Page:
The artwork has been designed by artist Jason Bruges, and has been named 'Thames Pulse.' By installing the artwork, Thames21 aims to showcase the river’s health in real time, by reflecting it on to the iconic Sea Containers building on the South Bank.
Agency MEC UK has helped devise the lighting project, which aims to raise awareness about the condition of the Thames and to support Thames21 in its mission of protecting the Thames and other London rivers. MEC enlisted Jason Bruges Studio to create a dynamic artwork that could represent the water quality. Data from the Thames will be read daily to monitor the condition of the river in central London, which will then inform visualisations displayed via an array of lights on the river-facing façade.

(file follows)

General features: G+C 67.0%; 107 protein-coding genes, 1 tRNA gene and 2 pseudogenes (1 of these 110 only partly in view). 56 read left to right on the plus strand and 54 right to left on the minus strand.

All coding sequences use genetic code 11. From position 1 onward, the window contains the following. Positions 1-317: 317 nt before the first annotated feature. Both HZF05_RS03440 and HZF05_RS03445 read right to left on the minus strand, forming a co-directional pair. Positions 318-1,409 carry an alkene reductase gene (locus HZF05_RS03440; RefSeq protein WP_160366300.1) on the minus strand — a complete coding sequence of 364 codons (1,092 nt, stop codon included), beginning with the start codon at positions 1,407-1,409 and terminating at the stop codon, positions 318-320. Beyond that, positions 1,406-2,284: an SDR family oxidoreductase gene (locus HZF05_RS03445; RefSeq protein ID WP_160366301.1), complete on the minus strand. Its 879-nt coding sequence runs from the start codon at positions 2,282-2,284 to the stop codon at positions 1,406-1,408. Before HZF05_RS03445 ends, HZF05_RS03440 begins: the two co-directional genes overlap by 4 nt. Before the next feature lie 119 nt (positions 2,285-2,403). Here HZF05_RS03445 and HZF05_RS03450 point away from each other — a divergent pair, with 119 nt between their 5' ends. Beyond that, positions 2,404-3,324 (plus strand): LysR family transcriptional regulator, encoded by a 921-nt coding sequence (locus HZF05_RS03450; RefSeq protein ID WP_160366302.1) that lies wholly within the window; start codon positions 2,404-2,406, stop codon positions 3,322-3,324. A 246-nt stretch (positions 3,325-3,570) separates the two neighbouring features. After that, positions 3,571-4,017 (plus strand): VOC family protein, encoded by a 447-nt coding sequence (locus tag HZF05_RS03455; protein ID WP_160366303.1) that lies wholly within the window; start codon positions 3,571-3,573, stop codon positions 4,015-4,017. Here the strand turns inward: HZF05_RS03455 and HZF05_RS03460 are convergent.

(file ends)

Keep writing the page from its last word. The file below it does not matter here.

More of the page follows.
The artwork will display one of three patterns based on whether the water quality is good, average or poor compared to the previous day’s data reading. Updates on water quality will also be posted on the artwork's corresponding Twitter feed, @ThamesPulse.
In September, a recreation of the Great Fire of London set the Thames ablaze, commemorating 350 years since the fire ripped through the City of London. Also last year, Benefit launched a branded ship on the river, in a bid to promote the brand's products.
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